Urinary tract infections and circumcision. A case-control study

American Journal of Diseases of Children, Volume 132, Issue 3: Pages 348-350, March 1989.

L. W. Herzog
Division of Ambulatory Pediatrics, Children's Hospital, Boston, Mass. 02115.


It has been shown that uncircumcised infants have a higher rate of urinary tract infections in the first few months of life. To investigate further the association between noncircumcision and urinary tract infections, a case-control study was performed of infant boys who had a catheterized or suprapubic urine culture done as part of an acute illness visit. Cases (n = 36) were those infants who had a positive culture (greater than 105 organisms per milliliter); controls (n = 76) had a negative culture (less than 103 organisms per milliliter). There were no significant differences found in the two groups in age, ethnic group, and type of medical insurance. All of the cases were uncircumcised, vs 32% of controls. The data were analyzed separately by age, ethnic group, type of insurance, and method of culture, and in all groups the cases were significantly more likely to be uncircumcised. Of the 31 cases who underwent roentgenographic investigations, 8 had abnormal findings. Noncircumcision seems to be a highly significant risk factor for urinary tract infection in infants up to 12 months of age, affects infants regardless of race and socioeconomic status, and is associated with anatomic abnormalities in 26% of cases.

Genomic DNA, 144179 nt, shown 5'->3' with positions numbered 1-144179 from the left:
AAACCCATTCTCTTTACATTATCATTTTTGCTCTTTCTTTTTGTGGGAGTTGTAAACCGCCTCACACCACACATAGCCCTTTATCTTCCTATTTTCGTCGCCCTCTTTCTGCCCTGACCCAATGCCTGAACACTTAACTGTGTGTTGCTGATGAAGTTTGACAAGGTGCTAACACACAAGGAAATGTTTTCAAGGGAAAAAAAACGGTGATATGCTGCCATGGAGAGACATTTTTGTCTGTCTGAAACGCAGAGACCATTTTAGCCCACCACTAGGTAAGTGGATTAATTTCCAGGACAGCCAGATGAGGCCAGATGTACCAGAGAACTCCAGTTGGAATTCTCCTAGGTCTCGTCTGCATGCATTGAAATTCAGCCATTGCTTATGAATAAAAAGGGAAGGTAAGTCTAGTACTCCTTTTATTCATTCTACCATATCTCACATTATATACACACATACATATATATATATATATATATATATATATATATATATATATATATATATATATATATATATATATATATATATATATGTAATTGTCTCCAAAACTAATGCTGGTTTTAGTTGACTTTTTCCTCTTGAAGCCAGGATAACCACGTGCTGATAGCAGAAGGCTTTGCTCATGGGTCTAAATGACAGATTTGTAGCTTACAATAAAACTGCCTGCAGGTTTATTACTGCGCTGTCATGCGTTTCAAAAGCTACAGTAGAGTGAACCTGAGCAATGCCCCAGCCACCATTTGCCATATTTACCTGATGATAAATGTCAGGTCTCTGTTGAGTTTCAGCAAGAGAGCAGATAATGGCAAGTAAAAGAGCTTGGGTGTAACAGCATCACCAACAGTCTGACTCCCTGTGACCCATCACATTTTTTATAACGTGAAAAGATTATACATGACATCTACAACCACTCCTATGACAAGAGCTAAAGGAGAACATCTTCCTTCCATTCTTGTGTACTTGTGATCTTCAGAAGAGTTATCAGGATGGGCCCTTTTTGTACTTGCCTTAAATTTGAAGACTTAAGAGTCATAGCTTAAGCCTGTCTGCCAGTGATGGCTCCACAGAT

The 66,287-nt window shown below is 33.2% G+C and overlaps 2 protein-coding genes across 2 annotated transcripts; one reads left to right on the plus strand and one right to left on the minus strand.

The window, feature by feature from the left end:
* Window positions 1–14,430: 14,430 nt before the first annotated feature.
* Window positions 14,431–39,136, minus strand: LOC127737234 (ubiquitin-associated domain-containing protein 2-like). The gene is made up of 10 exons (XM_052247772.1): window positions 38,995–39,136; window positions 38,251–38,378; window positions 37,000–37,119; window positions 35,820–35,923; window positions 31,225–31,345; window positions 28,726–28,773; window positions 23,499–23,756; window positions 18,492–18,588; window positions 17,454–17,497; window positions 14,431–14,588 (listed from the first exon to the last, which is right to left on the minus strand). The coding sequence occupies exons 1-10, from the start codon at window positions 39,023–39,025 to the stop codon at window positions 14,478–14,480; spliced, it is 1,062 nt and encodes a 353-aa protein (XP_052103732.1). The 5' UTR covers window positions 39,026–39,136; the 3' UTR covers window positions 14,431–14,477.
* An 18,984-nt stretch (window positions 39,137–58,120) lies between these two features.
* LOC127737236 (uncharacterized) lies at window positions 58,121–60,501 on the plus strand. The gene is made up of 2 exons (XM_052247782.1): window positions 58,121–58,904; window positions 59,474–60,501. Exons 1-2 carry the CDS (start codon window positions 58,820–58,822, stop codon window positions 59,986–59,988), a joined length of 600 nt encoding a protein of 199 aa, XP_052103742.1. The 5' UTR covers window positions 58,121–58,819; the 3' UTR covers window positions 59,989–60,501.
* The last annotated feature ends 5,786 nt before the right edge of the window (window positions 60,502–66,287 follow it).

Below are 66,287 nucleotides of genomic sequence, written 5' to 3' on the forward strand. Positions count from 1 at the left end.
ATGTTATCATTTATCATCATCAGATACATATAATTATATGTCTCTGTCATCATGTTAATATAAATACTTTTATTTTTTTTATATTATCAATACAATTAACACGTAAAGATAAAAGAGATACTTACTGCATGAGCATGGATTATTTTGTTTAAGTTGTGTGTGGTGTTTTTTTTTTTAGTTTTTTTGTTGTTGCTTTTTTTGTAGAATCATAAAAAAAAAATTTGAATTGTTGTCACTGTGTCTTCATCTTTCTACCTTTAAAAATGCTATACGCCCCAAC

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Altshul has commented on this article. See The Circumcision Controversy for his comment.


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